As we live in times where e-commerce is blooming, I decided to entertain some thoughts on a particular key-aspect that occurs often. As a base, I will use the Greek market context for example purposes.
According to latest reports (ex: ELTRUN report on e-commerce), online sales keep a steady growth. Even in Greece with it’s ongoing crisis, there was a 10% increase for 2015 and the estimations for 2016 are more than ambitious, for various reasons.
Implementing accounting standards
In Greece (as in every country), accounting and tax rules often are particularly specific. That makes the implementation of accounting standards into your platform, a key decision. It is a basic challenge to manage, if aiming for a successful and reliable e-shop, not only for the developer, as for the client as well (#true_story).
The reason why
It’s impossible for e-commerce platforms, to analyze and successfully develop platform support for all possible accounting standards. That’s why, even powerful platforms (ex: such as Magento) include basic accounting functionality to support large markets (like USA or UK).
And another reason now that I’m thinking it , is of course the complexity of some cases. Especially for companies that are large in size, or happens to perform very rare accounting operations, accounting turns out to be a highly customized case, not only to address that extra complexity, but to adapt the platform to an already existing set of procedures that the client is used to.
That’s simple to decide (at least from a consulting perspective)! Keep your accounting off-platform as you did before or make sure you invest correctly. And by investing I don’t mean expensive necessarily, but it’s a part that must be estimated wisely in terms of both budget and client-side availability.
How to decide
The factors are typical as to any investment of resources:
- Good chance for ROI increase.
- It will automate procedures, save work-hours and decrease human errors.
- It will increase reporting capabilities and help make useful decisions.
Example #1 - The lovely VAT
Now the Greek context comes in place :-) So, you need to incorporate taxation rules. Here are a few things you might need to adapt:
- Different VAT for sales abroad if they are wholesale customers, but basic VAT if they are retail customers.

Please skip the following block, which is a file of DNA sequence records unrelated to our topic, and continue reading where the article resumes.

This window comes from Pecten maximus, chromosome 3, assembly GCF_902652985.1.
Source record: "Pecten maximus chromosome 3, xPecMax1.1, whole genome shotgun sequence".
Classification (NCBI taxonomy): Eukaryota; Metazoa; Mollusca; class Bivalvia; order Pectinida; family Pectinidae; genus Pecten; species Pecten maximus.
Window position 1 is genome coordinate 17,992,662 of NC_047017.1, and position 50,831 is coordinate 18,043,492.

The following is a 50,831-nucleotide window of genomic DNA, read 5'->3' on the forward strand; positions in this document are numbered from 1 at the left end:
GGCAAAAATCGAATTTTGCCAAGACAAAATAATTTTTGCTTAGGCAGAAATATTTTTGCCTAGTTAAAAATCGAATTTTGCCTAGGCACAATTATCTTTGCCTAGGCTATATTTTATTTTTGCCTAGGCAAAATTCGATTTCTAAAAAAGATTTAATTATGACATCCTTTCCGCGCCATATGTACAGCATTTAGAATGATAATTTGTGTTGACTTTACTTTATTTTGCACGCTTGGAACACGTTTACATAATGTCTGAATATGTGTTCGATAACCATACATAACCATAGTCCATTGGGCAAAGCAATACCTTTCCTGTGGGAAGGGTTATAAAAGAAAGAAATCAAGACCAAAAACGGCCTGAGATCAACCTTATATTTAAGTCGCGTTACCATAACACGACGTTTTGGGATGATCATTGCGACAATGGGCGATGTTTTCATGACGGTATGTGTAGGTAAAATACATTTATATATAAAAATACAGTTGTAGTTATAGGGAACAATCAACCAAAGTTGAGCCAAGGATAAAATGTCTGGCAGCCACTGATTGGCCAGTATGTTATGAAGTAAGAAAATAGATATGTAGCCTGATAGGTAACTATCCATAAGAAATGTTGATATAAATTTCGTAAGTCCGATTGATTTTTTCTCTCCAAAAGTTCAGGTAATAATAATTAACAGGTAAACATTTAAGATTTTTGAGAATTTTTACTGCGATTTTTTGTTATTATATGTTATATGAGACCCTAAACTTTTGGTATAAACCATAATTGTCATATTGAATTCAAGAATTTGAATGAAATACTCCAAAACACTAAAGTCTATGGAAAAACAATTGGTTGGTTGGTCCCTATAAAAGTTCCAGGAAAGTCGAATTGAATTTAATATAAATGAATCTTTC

- Different VAT if the business is established in special locations.
- Independent VAT calculation for order shipping costs and in general, third party costs.
- Different VAT for some product categories.
- Specific rounding to the VAT value (yes, some popular platforms round always up).
- For some wholesale customers, provide the option to include VAT payment on initial payoff, or separately (not usual, but there are cases).
Example #2 - The billing habits
Most platforms, generate simple details on their documents, such as order ID and date. And of course, many accountants have different interpretations on several small details and that’s not necessarily for legal reasons. Here’s an indicative look of what you could take into consideration:
- Because many platforms consider a receipt and an invoice almost the same thing, they don’t provide customization options per document type. Inside the Greek context though, an invoice should have much more additional details. For example: the title text of the bill or the VAT analysis.
- Other than order ID which might appear with random intervals, you might want to add invoice ID which will be maintained absolutely sequential. If that’s your case, you will need in total to have different and independent ID sequencing for a) credit memos, b) shipping slips, c) receipts, d) invoices.
- And after you do that, multiply it again by 2, if you will have sales abroad :-).
- In many cases, a typical and quite valid interpretation on invoice details, is to have VAT values analyzed by category, percentage, value and source, into a separate table.
- In case you would like to avoid sending a hard-copy of order documents each time, you would have to decide on: a) buying and setting up a tax printer (it generates unique ID to validate the document as official) and b) integrating the tax printer with your platform.
- Also one cool option could be to avoid creating shipping slips, as long as your database keeps accurate stock of your products. And to be precise i should clarify that by shipping slip I was referring to what normally accountants refer to as “consignment note”.
Example #3 - The (sometimes) unexpected legalities
One common reality when your business grows, is the acquaintance of certain legalities that previously didn’t need to worry about. For example:
- Bills may need to display the initial country the products originated. Thus having to customize product structure, in order to have a required “country of origin” field.
- Frequent updates on respective laws, where business get a deadline to embody them into their processes (and usually into their business documents, such as bills).
Again, this is under Greek context, but from the -indicative- examples mentioned above you can see the level of detail that should be considered.
If your business is ready to incorporate that kind of functionality into its online sales, go for it. There is a lot of experience out there and a lot of well-tried solutions. A structured approach, including good analysis with your developer and your accountant, will be critically helpful.